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Smiling 25-year-old graduate of the ILEA program for aged-out orphans in the Philippines

Thoa Bui, Holt’s vice president of programs & services, shares how Holt sponsors support children aging out of orphanage care — including the story of 25-year-old Rosaline, who received a bachelor’s degree while part of the Independent Living & Educational Assistance (ILEA) program in the Philippines.

Through your monthly sponsorship, you not only support your sponsored child — you also support sustainable change for children and families through Holt programs around the world. This month, I would like to share how you support and empower older children aging out of institutions in the Philippines.

The Philippines is home to an estimated 2 million orphans. The government works alongside child welfare organizations — including Holt and Holt’s in-country partner, Kaisahang Buhay Foundation (KBF) — to reunite many of these children with their birth families, or find families for them through domestic or international adoption. Yet, many children are not adopted and instead grow up in — and age out of — orphanage care. Research has indicated that aged-out orphans face high risks of homelessness, joblessness, substance abuse, trafficking and crime due to lack of support networks.

Now I can testify to the fact that a difficult past is not an impediment to achieving our goal of a brighter future. As I always say, it is never too late to make changes in our lives and learn to appreciate those we know who care about and love us. Thank you very much!”

Roseline, who received a bachelor’s degree while part of the ILEA program

To help children aging out of orphanage care in the Philippines, KBF developed a program called Independent Living & Educational Assistance (ILEA). This program provides education and life skills to help prepare youth to live independently. Groups of boys and girls live separately in a group home. With support from Holt sponsors and donors, they receive tuition and supplies so they can attend either a secondary or vocational school, or college. They learn life skills such as cooking, grocery shopping and financial management. They receive counseling to prepare for independent life, and ILEA program staff network with employers to provide internships and job placement opportunities. The outcome has been outstanding as more than 90% of youth in the program find jobs and are living successfully on their own six months after graduation.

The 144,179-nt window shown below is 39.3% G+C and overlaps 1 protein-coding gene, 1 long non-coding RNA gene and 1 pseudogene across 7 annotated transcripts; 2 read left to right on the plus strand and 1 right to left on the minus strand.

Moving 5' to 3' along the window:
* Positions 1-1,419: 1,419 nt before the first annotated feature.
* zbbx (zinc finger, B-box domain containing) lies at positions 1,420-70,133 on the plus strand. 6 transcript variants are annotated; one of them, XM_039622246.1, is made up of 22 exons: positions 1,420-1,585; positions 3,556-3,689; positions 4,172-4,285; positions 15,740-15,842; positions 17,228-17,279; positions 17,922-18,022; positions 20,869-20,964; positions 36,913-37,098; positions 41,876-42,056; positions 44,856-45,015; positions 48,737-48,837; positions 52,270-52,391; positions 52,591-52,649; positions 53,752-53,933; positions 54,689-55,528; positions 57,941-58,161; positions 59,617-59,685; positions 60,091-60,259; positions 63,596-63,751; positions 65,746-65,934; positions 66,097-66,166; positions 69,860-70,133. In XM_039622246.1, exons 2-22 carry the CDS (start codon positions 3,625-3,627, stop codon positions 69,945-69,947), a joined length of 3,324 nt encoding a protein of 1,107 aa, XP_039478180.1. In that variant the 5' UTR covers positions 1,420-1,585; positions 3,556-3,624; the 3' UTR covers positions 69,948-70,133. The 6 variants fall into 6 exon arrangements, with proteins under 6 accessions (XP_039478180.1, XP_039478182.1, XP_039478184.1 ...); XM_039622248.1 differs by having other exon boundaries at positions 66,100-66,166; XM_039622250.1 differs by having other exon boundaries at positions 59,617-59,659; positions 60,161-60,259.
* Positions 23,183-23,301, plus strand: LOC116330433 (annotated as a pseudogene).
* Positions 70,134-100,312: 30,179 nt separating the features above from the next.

Roseline, graduate of the ILEA program for children aging out of orphanage care in the Philippines, in cap and gown
Roseline in cap and gown at her college graduation. She received a BA in information technology and now has a job in her field.

Roseline’s life story is a testament to the ILEA program — and to her own determination to overcome obstacles and achieve her dream.  Now 25, Roseline was only 2 years old when her mother left for Korea in search of work, leaving her in the care of the landlady of the boarding house where they used to stay. Roseline attended school and received honors for her academic performance despite being separated from her family. Her birth mother continued to support her financially for a while until she could no longer sustain the support. And although Roseline had a living grandmother, she was too old to care for her. 

When Roseline reached adolescence, she started to engage in smoking, drinking and illegal drugs. She also failed to complete school due to frequent absences. Her grandmother referred her to the Department of Social Welfare and Development and Roseline was placed in institutional care at age 12. While in care, the staff saw her determination to have a better future — and recommended her for the ILEA program. At ILEA, Roseline pursued a bachelor’s degree in information technology. Sometimes, studying became hard and she thought about quitting. But the ILEA staff helped her through challenging times. She graduated in June 2022, found a job in her field and a place to live, and can purchase her basic needs and wants. 

“I’m grateful that God used KBF as a means for me to realize my lifelong dream of becoming a professional,” Roseline shares. “And now I can testify to the fact that a difficult past is not an impediment to achieving our goal of a brighter future. As I always say, it is never too late to make changes in our lives and learn to appreciate those we know who care about and love us. Thank you very much!”

As a sponsor, you also help to support programs for aged-out youth in China, Colombia, Mongolia and Korea. Thank you for your heartfelt support of your sponsored child, and for supporting programs for orphaned and vulnerable children around the world!

Single mother with daughters, Thailand

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